Bird Evolution Not as Easy as Eosinopteryx

By | January 26th, 2013|Dinosaur and Prehistoric Animal News Stories|0 Comments

New Dinosaur Discovery Challenges the Theory of Bird Evolution

A single, thirty centimetre fossil of a dinosaur from China is helping palaeontologists to understand a little more about the complex evolutionary path between the  Dinosauria and Aves (birds), the fossil, representing a new genus of basal Troodontid has been named Eosinopteryx brevipenna.  This dinosaur lived in a swampy environment with plenty of tree cover.  The discovery of this fossil increases the known diversity of small-bodied, feathered dinosaurs that lived during the Mid to Late Jurassic and shows that a number of different taxa of feathered, mainly cursorial dinosaurs occupied different niches in dinosaur dominated ecosystems suggesting that the evolution of flight and ultimately the Class Aves is much more complex than was thought some twenty years ago.

Archaeopteryx (A. lithographica) may be regarded as a transitional fossil between the Dinosauria and true birds, but it seems that the Late Jurassic feathered dinosaur from finely grained limestone deposits of Solnhofen in Germany may only represent one of a number of dinosaur lineages that had feathers.

This new fossil discovery comes from the Tiaojishan Formation of western Liaoning, a Province in China.  The strata of the Tiaojishan Formation has been dated to around 165 -155 million years ago (Early Bathonian to Mid Oxfordian faunal stage).   The specimen represents an adult or possibly a sub-adult specimen and an analysis of the well-preserved fossil shows that this little dinosaur had a short snout, quite large eyes, small arms covered in short feathers and toes suited to running (cursorial lifestyle).  E. brevipenna had fewer feathers on its tail and lower legs, these adaptations would have made it easier to run.  It can be speculated that this feathered dinosaur probably hunted insects, lizards and small mammals in the undergrowth.  An anatomical study of the bone structure of the arms of this reptile suggest that it could not fly, the feathers may have aided the animal jumping from logs and other obstacles, perhaps acting as mini air brakes to help control landing.  The genus name Eosinopteryx means “Early Chinese Feather”.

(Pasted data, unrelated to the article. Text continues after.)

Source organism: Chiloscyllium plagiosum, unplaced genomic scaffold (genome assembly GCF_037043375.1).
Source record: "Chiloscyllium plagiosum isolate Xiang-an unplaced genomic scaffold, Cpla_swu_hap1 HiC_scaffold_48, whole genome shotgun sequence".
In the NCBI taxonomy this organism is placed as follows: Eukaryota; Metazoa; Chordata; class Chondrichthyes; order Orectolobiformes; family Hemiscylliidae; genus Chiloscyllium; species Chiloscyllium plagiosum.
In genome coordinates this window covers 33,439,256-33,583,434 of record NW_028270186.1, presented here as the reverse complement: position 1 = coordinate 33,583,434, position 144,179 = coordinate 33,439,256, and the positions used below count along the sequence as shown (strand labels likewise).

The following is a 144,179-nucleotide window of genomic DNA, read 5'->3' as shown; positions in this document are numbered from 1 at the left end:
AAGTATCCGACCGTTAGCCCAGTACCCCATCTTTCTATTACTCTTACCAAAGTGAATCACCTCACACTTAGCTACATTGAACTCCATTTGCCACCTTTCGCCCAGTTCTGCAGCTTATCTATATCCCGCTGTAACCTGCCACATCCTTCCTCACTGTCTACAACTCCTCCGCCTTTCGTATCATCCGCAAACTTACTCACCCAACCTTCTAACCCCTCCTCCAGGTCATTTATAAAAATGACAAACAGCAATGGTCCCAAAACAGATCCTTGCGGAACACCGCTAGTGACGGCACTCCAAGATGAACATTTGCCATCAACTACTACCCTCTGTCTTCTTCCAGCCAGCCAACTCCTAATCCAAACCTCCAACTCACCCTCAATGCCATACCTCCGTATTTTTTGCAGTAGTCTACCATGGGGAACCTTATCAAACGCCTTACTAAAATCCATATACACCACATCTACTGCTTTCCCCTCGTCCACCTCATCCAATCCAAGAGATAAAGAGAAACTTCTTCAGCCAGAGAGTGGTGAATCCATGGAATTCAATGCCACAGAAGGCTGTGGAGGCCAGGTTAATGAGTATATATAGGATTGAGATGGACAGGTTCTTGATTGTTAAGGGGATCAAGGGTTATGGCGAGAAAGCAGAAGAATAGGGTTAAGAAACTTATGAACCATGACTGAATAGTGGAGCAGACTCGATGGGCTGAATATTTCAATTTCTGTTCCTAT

The Fossil Specimen (Eosinopteryx brevipenna)

Helping to unravel the evolution of flight.

Picture Credit: Macmillan Publishing

One of the co-authors of the scientific paper (published in the academic journal “Nature Communications”), Dr. Gareth Dyke from the University of Southampton commented that:

“This discovery sheds further doubt on the theory that the famous fossil Archaeopteryx – or “first bird” as it is sometimes referred to – was pivotal in the evolution of modern bird.”

The team’s findings suggest that the origin of flight was much more complex than was thought twenty years ago, with there being a lot of evidence to suggest that there were a number of feathered, cursorial dinosaur genera present in the Mid to Late Jurassic.  Interestingly, the rocks of the western part of Liaoning Province have provided a substantial number of Pterosaur fossils. In this part of China towards the end of the Jurassic there were a lot of reptiles that were very accomplished fliers – members of the Pterosauria.  One such genus is Darwinopterus (named after the naturalist Charles Darwin).  Known from around forty fossil specimens including one that showed an egg about to be laid but still present in the animal’s body, this Pterosaur genus shows important anatomical characteristics that suggests it may be a transitional form from the primitive Rhamphorhynchoid Pterosaurs to the more advanced, shorter-tailed Pterodactyloid Pterosaurs.

To read an article on Darwinopterus: Pterosaur Transitional Fossil – Darwinopterus

An Illustration of Eosinopteryx brevipenna

On the way to flight

Picture Credit: Royal Belgian Institute of Natural Sciences

Liaoning Province may be famous for its feathered fossils representing creatures from the Early Cretaceous but it also seems that the older strata of this part of China can lay claim to a number of feathered dinosaur fossils too.